recently asked Laidback Luke to write his own six golden rules for young producers. Being one of dance music’s standout good guys, he gladly obliged.

 Follow these pointers and you could be burning up dance floors just like Laidback Luke himself.

 This is the order of how to get into producing…


This is re-arranging your favorite tracks and switching up the order of the song structure. Maybe try to cut a few notes and beats to make it sound crazier. Move into making mash-ups. This is basically putting two tracks together. Take the beats of one track and put the melody of another track over it. Most common mash-ups are putting an acappella over a track. Mash-ups will make you more aware of EQ-ing and compressing as well as blending elements together.

After this you will be ready to try and make bootlegs. Bootlegs are unofficial remixes. This involves adding your own beats and melodies to existing tracks. Please never call a bootleg a remix, unless the original artist or record label will release it. If you try calling a bootleg a remix, you will be seen as a wannabe by the professional world. After you have mastered this, you’ll be able to start making your own tracks.


A well-mixed, loud dance track stands or falls with the kick-drum. To ensure you use the right one, and it sounds heavy enough, just sample one from an existing track. This way, you know it has already been mixed and mastered. Any element you layer on it will kick ass.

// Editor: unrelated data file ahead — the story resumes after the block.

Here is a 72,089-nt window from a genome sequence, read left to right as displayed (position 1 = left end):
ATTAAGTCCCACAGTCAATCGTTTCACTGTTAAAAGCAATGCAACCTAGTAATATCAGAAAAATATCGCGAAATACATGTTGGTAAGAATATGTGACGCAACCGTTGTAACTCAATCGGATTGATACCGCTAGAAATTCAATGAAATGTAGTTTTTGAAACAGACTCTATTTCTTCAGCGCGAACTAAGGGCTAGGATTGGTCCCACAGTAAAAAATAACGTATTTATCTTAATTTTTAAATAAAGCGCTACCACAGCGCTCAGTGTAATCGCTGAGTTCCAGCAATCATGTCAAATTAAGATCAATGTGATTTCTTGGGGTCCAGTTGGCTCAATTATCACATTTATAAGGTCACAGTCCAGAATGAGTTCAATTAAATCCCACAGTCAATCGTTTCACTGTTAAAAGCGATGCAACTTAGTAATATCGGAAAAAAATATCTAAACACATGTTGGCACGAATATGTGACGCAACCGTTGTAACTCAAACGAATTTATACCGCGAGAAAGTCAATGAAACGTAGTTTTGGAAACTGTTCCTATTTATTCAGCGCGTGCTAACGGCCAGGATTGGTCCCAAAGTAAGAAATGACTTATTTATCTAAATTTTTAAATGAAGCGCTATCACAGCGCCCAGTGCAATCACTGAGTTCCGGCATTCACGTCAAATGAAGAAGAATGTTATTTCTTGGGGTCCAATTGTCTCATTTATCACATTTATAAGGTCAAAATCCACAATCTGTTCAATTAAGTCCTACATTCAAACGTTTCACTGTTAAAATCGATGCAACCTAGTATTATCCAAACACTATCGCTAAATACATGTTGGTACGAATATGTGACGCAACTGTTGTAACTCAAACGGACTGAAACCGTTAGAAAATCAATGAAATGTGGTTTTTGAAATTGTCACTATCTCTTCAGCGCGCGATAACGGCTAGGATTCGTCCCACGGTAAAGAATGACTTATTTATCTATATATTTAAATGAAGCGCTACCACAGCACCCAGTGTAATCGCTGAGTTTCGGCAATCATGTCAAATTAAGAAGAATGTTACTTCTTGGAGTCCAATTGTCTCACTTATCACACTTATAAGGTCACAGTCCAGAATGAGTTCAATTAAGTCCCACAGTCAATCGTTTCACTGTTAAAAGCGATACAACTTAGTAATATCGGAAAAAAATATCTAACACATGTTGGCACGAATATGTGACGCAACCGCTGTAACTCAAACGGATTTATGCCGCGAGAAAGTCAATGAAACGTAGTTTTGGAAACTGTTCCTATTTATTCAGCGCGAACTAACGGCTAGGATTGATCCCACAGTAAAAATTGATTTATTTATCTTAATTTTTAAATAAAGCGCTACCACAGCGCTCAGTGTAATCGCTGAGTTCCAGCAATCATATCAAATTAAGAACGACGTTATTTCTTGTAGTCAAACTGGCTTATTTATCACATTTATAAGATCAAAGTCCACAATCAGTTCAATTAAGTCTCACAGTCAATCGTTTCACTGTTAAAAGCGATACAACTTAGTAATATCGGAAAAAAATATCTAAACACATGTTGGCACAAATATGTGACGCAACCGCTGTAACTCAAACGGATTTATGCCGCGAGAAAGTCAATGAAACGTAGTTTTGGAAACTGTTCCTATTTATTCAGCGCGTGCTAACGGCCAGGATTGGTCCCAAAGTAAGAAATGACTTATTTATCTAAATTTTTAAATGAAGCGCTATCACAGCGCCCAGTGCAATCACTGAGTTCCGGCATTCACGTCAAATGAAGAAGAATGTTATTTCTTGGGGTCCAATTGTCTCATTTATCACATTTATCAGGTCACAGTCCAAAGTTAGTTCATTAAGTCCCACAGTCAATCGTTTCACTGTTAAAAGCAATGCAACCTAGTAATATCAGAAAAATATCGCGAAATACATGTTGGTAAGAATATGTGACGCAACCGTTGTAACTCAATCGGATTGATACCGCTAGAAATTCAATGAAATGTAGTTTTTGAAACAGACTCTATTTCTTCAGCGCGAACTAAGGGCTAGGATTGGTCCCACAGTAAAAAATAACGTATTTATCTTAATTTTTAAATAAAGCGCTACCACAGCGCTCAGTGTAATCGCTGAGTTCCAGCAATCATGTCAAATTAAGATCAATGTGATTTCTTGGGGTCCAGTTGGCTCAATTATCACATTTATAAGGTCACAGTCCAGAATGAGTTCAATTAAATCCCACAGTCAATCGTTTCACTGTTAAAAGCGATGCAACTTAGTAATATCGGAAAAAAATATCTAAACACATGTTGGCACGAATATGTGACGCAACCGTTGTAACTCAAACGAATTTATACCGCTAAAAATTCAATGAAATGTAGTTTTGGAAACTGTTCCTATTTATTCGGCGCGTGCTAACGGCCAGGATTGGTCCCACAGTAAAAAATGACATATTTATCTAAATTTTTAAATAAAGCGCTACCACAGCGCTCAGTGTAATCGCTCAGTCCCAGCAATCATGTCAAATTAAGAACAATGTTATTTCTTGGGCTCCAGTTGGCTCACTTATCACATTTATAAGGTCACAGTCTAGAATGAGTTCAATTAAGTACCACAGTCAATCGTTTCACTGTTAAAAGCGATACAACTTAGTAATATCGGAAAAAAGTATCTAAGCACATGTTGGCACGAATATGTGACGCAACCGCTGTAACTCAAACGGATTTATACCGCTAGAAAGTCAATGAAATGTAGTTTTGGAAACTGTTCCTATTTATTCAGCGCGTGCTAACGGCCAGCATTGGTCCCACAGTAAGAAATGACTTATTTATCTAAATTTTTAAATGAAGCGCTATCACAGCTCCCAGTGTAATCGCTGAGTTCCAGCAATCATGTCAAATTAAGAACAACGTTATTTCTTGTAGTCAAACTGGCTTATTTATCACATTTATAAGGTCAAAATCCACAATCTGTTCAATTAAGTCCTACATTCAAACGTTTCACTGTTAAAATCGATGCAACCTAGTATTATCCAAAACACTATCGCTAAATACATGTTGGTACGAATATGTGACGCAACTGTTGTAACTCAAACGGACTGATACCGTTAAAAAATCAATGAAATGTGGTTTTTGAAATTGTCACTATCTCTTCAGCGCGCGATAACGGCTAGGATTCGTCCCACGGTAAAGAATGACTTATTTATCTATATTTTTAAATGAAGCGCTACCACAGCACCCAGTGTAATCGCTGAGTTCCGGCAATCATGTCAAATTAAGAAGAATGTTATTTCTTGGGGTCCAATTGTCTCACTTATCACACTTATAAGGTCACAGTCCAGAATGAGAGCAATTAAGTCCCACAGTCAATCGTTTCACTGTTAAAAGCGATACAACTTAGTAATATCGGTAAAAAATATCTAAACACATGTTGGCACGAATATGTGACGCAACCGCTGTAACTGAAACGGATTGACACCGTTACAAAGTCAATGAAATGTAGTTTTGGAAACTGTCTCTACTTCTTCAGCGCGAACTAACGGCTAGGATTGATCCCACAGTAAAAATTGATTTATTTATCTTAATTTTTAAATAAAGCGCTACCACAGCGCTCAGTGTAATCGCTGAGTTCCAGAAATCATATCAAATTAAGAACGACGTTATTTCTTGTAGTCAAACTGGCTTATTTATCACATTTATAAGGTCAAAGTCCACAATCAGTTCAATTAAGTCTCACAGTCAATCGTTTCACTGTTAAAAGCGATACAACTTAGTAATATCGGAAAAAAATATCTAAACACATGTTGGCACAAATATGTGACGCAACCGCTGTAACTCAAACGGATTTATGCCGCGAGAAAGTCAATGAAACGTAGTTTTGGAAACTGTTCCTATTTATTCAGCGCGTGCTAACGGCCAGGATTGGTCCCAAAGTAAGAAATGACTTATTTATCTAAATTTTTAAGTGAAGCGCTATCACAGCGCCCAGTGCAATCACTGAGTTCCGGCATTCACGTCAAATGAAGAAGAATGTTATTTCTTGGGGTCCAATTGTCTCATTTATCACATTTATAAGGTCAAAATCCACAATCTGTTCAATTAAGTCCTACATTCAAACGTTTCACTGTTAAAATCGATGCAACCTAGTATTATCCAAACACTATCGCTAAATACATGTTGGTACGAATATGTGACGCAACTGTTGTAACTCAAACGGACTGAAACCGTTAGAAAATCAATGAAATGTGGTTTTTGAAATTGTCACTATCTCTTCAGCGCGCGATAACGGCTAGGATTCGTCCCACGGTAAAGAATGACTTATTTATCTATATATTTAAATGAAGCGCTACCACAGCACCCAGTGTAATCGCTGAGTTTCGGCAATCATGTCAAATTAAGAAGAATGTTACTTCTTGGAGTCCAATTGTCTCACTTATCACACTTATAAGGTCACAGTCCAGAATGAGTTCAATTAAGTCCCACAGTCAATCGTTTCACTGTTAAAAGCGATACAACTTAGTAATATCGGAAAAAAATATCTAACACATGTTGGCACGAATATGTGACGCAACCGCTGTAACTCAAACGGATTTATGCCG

I always start my productions with my full masterchain on. Masterchain are the plug-ins you have on your master output to make your track sound fat and at a decent professional-sounding volume. I always advise to have at least a compressor and a limiter on there. My masterchain has at least five compressors in there now! Whatever works for you to get the fattest sound is fine. Just make sure your track doesn’t distort and you still have dynamics in there.


Take a half-hour break every two hours. Like, really push yourself to do so! I can tell you most of my ideas and inspiration came from taking a pee after those two hours, or while nibbling on a sandwich. That break clears your brain out from the strain and freshens up the ears. When you get back in studio mode, you’ll instantly hear what needs to be tweaked or what you need to do to take the track to a higher level.


It’s very important to mirror your tracks with professional tracks. I often have three or more references to compare my tracks with. When you switch back and forth to your track and the professional tracks, you will hear where your track is lacking.

Think about it: these professional tracks sound good everywhere. So if your track sounds similar in the overall EQ and loudness, your track will sound good everywhere as well. After that, it’s good to try and hear your track on any type of system, whether it’s your car, TV or crappy earplugs.


Make an effort to actually finish your tracks. Snippets don’t count. It’s a true producer’s skill to be able to actually finish a track. Although you’ve spent a ton of time on a track, and it feels like your baby, leave it and start working on a new track.

You might get people who aren’t into your track, or say this and that needs improving. Take that feedback and work on a new project. Only then will you keep evolving. It protects your artist ego, as the best is yet to come, always.